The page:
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US House passes bill protecting gay workers from discrimination

[JURIST] The US House of Representatives on Wednesday voted 235-184 [roll call] in favor of the Employment Non-Discrimination Act [HR 3685 materials], legislation that would extend protections against workplace discrimination to gays, lesbians, and bisexuals. The bill covers hiring and firing practices, the setting of compensation levels, and promotion determinations, and makes it illegal for employers to consider an employee's sexual orientation when making decisions in the workplace. The legislation must still be considered by the Senate and several senators said Wednesday that they would introduce a similar bill in the Senate.

The bill was approved in committee [JURIST report] last month, though it prompted criticism from rights groups [ACLU press release] who urged the inclusion of transgendered individuals among the protected classes. Currently less than half of US states specifically prohibit discrimination based on sexual orientation [JURIST news archive], and only half of these laws include protection for transgender individuals. The New York Times has more.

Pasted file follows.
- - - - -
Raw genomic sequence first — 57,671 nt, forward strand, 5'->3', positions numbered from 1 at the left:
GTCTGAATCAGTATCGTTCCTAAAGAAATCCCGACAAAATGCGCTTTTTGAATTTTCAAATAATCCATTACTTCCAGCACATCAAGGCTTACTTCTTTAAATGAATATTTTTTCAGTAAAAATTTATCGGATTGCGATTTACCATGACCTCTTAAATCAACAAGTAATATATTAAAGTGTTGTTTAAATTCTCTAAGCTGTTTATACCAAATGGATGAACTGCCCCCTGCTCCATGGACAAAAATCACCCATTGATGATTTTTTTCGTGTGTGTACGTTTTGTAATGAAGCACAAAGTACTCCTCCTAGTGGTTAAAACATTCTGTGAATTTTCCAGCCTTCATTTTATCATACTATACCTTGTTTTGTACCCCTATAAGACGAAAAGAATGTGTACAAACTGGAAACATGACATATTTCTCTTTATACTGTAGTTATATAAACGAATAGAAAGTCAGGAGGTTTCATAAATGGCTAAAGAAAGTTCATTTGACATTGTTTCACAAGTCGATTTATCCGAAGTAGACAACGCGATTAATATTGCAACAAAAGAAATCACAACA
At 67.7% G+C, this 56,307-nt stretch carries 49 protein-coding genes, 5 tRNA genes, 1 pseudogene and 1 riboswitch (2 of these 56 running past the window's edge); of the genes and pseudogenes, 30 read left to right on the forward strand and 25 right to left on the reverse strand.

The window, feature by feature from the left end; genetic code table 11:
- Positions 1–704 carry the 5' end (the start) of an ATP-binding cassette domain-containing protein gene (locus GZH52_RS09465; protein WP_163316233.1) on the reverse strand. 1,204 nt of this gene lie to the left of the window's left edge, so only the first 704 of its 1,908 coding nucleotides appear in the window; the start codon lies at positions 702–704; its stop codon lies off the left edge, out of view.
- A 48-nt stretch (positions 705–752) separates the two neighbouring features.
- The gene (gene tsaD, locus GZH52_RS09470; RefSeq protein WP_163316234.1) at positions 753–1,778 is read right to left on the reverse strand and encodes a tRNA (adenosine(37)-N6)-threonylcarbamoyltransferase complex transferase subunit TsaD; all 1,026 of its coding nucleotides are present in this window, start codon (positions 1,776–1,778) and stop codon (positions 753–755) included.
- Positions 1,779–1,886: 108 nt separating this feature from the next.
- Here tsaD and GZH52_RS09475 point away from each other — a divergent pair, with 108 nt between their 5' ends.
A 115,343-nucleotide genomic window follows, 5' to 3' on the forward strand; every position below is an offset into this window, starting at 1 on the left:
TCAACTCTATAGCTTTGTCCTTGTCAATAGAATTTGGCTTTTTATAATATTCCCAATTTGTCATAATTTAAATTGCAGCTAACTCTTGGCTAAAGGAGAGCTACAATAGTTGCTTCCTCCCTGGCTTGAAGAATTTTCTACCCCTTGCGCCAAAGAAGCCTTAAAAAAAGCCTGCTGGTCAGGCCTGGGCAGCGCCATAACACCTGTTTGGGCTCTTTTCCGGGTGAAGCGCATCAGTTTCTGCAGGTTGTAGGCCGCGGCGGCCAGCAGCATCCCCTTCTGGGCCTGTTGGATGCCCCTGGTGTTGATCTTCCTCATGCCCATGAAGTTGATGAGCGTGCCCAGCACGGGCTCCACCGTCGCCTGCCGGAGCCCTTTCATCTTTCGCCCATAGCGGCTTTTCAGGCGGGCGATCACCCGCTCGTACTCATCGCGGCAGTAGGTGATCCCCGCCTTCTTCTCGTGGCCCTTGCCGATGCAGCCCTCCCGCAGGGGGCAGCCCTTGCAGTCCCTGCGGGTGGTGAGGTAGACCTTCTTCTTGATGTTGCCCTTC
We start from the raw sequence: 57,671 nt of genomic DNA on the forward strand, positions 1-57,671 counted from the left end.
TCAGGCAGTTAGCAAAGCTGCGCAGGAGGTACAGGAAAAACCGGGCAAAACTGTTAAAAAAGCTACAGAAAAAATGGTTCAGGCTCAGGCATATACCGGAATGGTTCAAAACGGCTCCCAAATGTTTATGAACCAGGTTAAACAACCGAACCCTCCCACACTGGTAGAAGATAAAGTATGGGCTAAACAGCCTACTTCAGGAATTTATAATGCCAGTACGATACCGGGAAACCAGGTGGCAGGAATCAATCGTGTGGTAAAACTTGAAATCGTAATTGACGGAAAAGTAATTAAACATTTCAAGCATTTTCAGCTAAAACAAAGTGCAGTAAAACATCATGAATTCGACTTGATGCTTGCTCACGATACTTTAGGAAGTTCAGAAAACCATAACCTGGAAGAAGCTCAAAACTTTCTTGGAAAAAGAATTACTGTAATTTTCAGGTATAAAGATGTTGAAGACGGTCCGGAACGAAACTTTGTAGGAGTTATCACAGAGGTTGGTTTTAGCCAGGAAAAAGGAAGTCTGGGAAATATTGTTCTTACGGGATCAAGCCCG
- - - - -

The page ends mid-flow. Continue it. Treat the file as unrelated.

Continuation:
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Paper Chase is JURIST's real-time legal news service, powered by a team of 30 law student reporters and editors led by law professor Bernard Hibbitts at the University of Pittsburgh School of Law. As an educational service, Paper Chase is dedicated to presenting important legal news and materials rapidly, objectively and intelligibly in an accessible format.

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